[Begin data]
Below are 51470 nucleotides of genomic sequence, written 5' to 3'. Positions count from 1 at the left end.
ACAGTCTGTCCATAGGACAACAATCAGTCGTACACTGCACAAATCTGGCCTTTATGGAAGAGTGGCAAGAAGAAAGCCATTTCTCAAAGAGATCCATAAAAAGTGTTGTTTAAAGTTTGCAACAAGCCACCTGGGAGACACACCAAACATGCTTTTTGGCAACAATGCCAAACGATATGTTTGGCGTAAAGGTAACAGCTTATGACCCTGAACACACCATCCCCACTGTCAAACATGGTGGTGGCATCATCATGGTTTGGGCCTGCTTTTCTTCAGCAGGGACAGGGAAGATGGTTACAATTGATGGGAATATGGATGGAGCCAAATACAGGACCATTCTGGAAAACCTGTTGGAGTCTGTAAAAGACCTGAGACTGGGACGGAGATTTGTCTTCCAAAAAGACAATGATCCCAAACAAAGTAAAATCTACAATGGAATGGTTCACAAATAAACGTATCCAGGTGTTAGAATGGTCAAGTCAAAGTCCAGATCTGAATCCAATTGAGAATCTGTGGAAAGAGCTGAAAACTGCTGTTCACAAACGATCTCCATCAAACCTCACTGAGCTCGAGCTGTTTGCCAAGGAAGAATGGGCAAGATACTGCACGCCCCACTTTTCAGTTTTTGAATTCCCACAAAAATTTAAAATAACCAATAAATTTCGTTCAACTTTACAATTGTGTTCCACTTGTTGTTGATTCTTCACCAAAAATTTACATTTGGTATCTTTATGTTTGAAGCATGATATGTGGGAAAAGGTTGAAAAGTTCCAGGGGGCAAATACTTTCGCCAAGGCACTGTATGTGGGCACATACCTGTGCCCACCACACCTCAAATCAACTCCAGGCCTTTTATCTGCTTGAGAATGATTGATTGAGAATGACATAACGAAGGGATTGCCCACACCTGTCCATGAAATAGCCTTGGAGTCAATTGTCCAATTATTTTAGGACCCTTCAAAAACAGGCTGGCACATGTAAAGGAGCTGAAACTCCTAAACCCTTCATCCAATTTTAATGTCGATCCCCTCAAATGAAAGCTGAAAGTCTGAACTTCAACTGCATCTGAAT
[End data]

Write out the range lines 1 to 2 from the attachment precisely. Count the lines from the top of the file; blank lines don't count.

Below are 51470 nucleotides of genomic sequence, written 5' to 3'. Positions count from 1 at the left end.
ACAGTCTGTCCATAGGACAACAATCAGTCGTACACTGCACAAATCTGGCCTTTATGGAAGAGTGGCAAGAAGAAAGCCATTTCTCAAAGAGATCCATAAAAAGTGTTGTTTAAAGTTTGCAACAAGCCACCTGGGAGACACACCAAACATGCTTTTTGGCAACAATGCCAAACGATATGTTTGGCGTAAAGGTAACAGCTTATGACCCTGAACACACCATCCCCACTGTCAAACATGGTGGTGGCATCATCATGGTTTGGGCCTGCTTTTCTTCAGCAGGGACAGGGAAGATGGTTACAATTGATGGGAATATGGATGGAGCCAAATACAGGACCATTCTGGAAAACCTGTTGGAGTCTGTAAAAGACCTGAGACTGGGACGGAGATTTGTCTTCCAAAAAGACAATGATCCCAAACAAAGTAAAATCTACAATGGAATGGTTCACAAATAAACGTATCCAGGTGTTAGAATGGTCAAGTCAAAGTCCAGATCTGAATCCAATTGAGAATCTGTGGAAAGAGCTGAAAACTGCTGTTCACAAACGATCTCCATCAAACCTCACTGAGCTCGAGCTGTTTGCCAAGGAAGAATGGGCAAGATACTGCACGCCCCACTTTTCAGTTTTTGAATTCCCACAAAAATTTAAAATAACCAATAAATTTCGTTCAACTTTACAATTGTGTTCCACTTGTTGTTGATTCTTCACCAAAAATTTACATTTGGTATCTTTATGTTTGAAGCATGATATGTGGGAAAAGGTTGAAAAGTTCCAGGGGGCAAATACTTTCGCCAAGGCACTGTATGTGGGCACATACCTGTGCCCACCACACCTCAAATCAACTCCAGGCCTTTTATCTGCTTGAGAATGATTGATTGAGAATGACATAACGAAGGGATTGCCCACACCTGTCCATGAAATAGCCTTGGAGTCAATTGTCCAATTATTTTAGGACCCTTCAAAAACAGGCTGGCACATGTAAAGGAGCTGAAACTCCTAAACCCTTCATCCAATTTTAATGTCGATCCCCTCAAATGAAAGCTGAAAGTCTGAACTTCAACTGCATCTGAAT